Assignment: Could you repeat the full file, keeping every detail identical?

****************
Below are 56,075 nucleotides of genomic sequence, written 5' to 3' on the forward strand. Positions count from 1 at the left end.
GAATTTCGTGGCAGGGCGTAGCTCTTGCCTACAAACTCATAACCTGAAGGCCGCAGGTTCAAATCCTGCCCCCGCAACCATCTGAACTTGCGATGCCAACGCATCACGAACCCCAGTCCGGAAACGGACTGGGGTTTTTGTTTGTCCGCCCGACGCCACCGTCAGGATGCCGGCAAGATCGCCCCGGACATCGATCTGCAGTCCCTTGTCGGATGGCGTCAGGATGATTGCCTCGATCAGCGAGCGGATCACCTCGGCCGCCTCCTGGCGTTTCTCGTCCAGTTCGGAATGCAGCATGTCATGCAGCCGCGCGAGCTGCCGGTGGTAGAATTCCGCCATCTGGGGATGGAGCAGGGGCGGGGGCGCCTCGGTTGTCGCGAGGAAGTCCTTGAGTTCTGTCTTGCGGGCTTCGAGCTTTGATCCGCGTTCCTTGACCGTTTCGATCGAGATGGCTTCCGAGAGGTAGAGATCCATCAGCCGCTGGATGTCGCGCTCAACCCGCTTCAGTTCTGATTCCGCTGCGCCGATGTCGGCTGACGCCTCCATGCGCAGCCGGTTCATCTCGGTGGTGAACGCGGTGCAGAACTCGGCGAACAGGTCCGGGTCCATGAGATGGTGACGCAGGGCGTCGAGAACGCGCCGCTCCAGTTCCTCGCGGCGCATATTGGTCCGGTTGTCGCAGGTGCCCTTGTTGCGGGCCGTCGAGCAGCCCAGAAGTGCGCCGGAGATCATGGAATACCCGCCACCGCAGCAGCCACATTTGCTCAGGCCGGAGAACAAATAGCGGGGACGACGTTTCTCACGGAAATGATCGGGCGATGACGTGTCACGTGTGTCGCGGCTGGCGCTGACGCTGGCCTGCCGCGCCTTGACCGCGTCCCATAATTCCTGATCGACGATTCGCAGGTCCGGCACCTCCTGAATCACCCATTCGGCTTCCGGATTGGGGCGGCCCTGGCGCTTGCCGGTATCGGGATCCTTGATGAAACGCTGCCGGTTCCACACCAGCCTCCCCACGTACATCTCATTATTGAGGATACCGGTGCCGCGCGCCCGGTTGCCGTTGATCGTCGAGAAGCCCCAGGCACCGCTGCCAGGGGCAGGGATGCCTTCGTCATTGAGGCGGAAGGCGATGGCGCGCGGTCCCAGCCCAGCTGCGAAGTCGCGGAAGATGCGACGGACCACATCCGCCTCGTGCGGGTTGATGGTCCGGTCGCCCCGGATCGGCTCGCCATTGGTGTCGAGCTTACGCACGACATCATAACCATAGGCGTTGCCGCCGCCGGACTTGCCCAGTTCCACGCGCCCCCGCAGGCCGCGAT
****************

Below are 56,075 nucleotides of genomic sequence, written 5' to 3' on the forward strand. Positions count from 1 at the left end.
GAATTTCGTGGCAGGGCGTAGCTCTTGCCTACAAACTCATAACCTGAAGGCCGCAGGTTCAAATCCTGCCCCCGCAACCATCTGAACTTGCGATGCCAACGCATCACGAACCCCAGTCCGGAAACGGACTGGGGTTTTTGTTTGTCCGCCCGACGCCACCGTCAGGATGCCGGCAAGATCGCCCCGGACATCGATCTGCAGTCCCTTGTCGGATGGCGTCAGGATGATTGCCTCGATCAGCGAGCGGATCACCTCGGCCGCCTCCTGGCGTTTCTCGTCCAGTTCGGAATGCAGCATGTCATGCAGCCGCGCGAGCTGCCGGTGGTAGAATTCCGCCATCTGGGGATGGAGCAGGGGCGGGGGCGCCTCGGTTGTCGCGAGGAAGTCCTTGAGTTCTGTCTTGCGGGCTTCGAGCTTTGATCCGCGTTCCTTGACCGTTTCGATCGAGATGGCTTCCGAGAGGTAGAGATCCATCAGCCGCTGGATGTCGCGCTCAACCCGCTTCAGTTCTGATTCCGCTGCGCCGATGTCGGCTGACGCCTCCATGCGCAGCCGGTTCATCTCGGTGGTGAACGCGGTGCAGAACTCGGCGAACAGGTCCGGGTCCATGAGATGGTGACGCAGGGCGTCGAGAACGCGCCGCTCCAGTTCCTCGCGGCGCATATTGGTCCGGTTGTCGCAGGTGCCCTTGTTGCGGGCCGTCGAGCAGCCCAGAAGTGCGCCGGAGATCATGGAATACCCGCCACCGCAGCAGCCACATTTGCTCAGGCCGGAGAACAAATAGCGGGGACGACGTTTCTCACGGAAATGATCGGGCGATGACGTGTCACGTGTGTCGCGGCTGGCGCTGACGCTGGCCTGCCGCGCCTTGACCGCGTCCCATAATTCCTGATCGACGATTCGCAGGTCCGGCACCTCCTGAATCACCCATTCGGCTTCCGGATTGGGGCGGCCCTGGCGCTTGCCGGTATCGGGATCCTTGATGAAACGCTGCCGGTTCCACACCAGCCTCCCCACGTACATCTCATTATTGAGGATACCGGTGCCGCGCGCCCGGTTGCCGTTGATCGTCGAGAAGCCCCAGGCACCGCTGCCAGGGGCAGGGATGCCTTCGTCATTGAGGCGGAAGGCGATGGCGCGCGGTCCCAGCCCAGCTGCGAAGTCGCGGAAGATGCGACGGACCACATCCGCCTCGTGCGGGTTGATGGTCCGGTCGCCCCGGATCGGCTCGCCATTGGTGTCGAGCTTACGCACGACATCATAACCATAGGCGTTGCCGCCGCCGGACTTGCCCAGTTCCACGCGCCCCCGCAGGCCGCGAT